money. >> police say the racket had been going on six months to a year in both california and arizona. four people have been arrested. a group of adult daycare service providers gathered on the steps of city hall at a to protest the governor's slashing of adult daycare as a medi-cal benefit. the program is slated for elimination on december 1. mayor lee said the decision puts an added pressure on working families. >> parents and -- and sons and daughters who are trying to get to work and need the centers open for the people that they care about so they can have an income to afford the things that they need to do to support their senior families. >> supporters say the cut will leave thousands of low income seniors and disabled people at risk of hospitalization, institutionalization, injury or death. what's the bay area city that's the best for trick or
treating? >> plus, the economy's bad so why are rents going through the roof? the specific areas seeing the biggest jump. official sundown was at 6:25. we are still seeing a little hint of some sun out towards the golden gate bridge. the sunshine and how long it's going to stick around as eyewitness news continues. but dennis, let's talk a little football. >> yeah, roberta. an nfl trade was voided today but you won't guess why. the college water ski tournament that went wrong at least for one skier. coming up. ,,,,,,,,,,,,,, ,,,,,,,,
rents no pun intended through the roof in some parts of the bay area. but people are paying more for all kinds of different reasons. len ramirez tells us for some, it's because of what they have lost and for others, because of what they>> $3,500 for a house, 5 bedrooms. >> reporter: rents have always been high in silicon valley but found. this first time renter was surprised how now the sky seems to be the limit. >> our landlord raised our rent $200 right before we moved in. >> reporter: a new report shows bay area rents especially in the
south bay and peninsula are on the rise. in santa clara county, the average apartment rental is now $1,792 a month up almost 13% from a year ago according to real fax. in san mateo county prices average $1,866 a month up almost 11% in a year. analysts say two things are happening. silicon valley is hiring again increasing the demand for rentals and many former homeowners are entering the rental market because they have to. >> a lot of people who could not afford to make a $6,000 a month mortgage payment gave up their house and their credit took a hit but now they will have that kind of disposable income so they will center to go and rent -- so they will have to go and rent a place for $1,500 or $2,000 a month. they can do that. >> two bedrooms... >> reporter: ron stern who runs a service called bay rentals says high-priced neighborhoods are driving up the averages but he says there are still some decent places that are affordable. >> in santa clara county, in general under $1,500 for two bedrooms. we have 75 different places. >> reporter: still, with demand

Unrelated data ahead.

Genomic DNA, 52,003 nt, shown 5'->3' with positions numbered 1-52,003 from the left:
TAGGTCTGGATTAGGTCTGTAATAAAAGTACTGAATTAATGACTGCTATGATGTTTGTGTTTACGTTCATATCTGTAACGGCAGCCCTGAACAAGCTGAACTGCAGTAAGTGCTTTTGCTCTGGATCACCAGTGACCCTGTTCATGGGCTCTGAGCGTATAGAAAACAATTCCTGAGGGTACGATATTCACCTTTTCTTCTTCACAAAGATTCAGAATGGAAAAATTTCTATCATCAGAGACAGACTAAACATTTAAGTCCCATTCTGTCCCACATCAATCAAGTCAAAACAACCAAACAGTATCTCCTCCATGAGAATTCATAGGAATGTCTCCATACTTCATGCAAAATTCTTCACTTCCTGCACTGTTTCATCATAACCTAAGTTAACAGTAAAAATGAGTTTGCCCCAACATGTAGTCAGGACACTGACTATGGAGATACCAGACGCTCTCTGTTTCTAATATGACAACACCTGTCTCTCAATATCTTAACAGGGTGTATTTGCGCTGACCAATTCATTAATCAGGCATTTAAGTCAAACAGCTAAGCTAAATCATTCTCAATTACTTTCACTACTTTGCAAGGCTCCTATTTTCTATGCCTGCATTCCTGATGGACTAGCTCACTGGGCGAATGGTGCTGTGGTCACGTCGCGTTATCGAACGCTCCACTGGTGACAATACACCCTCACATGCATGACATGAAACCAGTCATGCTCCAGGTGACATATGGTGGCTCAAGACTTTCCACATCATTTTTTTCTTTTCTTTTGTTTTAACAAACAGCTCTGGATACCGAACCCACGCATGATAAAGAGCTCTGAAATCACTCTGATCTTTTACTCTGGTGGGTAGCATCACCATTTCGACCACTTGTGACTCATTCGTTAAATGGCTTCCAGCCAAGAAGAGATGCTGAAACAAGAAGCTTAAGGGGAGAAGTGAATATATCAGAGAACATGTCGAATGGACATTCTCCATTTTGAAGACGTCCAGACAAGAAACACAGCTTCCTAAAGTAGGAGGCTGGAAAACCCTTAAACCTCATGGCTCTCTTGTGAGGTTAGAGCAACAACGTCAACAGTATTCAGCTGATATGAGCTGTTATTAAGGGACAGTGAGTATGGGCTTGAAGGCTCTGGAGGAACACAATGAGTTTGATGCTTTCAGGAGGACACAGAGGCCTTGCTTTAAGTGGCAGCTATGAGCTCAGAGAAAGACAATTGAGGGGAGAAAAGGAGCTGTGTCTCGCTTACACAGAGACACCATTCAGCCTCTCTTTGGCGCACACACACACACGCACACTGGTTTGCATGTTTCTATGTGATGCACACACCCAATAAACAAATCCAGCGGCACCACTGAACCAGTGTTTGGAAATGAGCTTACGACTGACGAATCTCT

and prices high, people worry that they will eventually get priced out of the area. >> the whole economy is going bad so everybody from the tenant to the landlord are trying to, you know, make ends meet so unfortunately, it's a double end -- it's a double-edged sword. >> reporter: rents up up sharply... it's gone up 18% in the city of cupertino in just one year. the big convenient probably the fact that cupertino has some of the best schools in the state. but yet 18% that's an enormous increase for people to pay. len ramirez, cbs 5. all right. if you rent or own in san francisco, and you have small children, they have a sweet deal. >> the city apparently tops for trick or treating. real estate website zillow ranked it the most halloween friendly large city in the u.s. based on factors like wealth, walkability and crime rates. >> whoa. >> wow. that's impressive. i had once heard that one well known celebrity in san francisco gave away toothbrushes. >> really.
>> that's a trick. >> mean. >> the weather has been playing tricks on us because one day it's hot, next day it's cool and we average five to eight degrees below normal and tonight we will begin to see the cloud move back in from the coast all the way inland with overnight lows pretty much between 51 and 55 degrees. outdoors now, it's our live cbs 5hd weather camera looking towards the city of san francisco from oakland where today in oakland it was 67 degrees. two degrees shy of normal. as we see the sun which officially sets at 6:25, we have the clouds offshore. we have one more night with the cloudiness in the form of low clouds and fog. and then tomorrow, we will see those clouds retreat to sunshine and then it's going to remain sunny all the bay through the end of the month. but that does mean high fire danger next week. now, these are the clouds parked off the coast barely any clearing today. tomorrow they swirl around
monterey bay and back off. everybody sees clearing by the early afternoon so it will pan out to be a warmer day. in fact it will be a getaway friday. yesterday cloudy in the high sierra, tomorrow mid-60s with abundance of sunshine. clouds retreat to month monterey, 64 degrees. area of low pressure is kicking in, inland east and as it does so, takes the precipitation with it allows high pressure to expand and as that happens, it warms the atmosphere as well as dries it out and that's why we have that high fire danger next week. meanwhile tomorrow into the 60s along the coast, 77 degrees in morgan hill. about 78 degrees in gilroy. northwest wind 10 to 20 miles per hour during the afternoon hours east of the bay. 70s in brentwood and discovery bay, san francisco topping off at 68 degrees. average high temperature this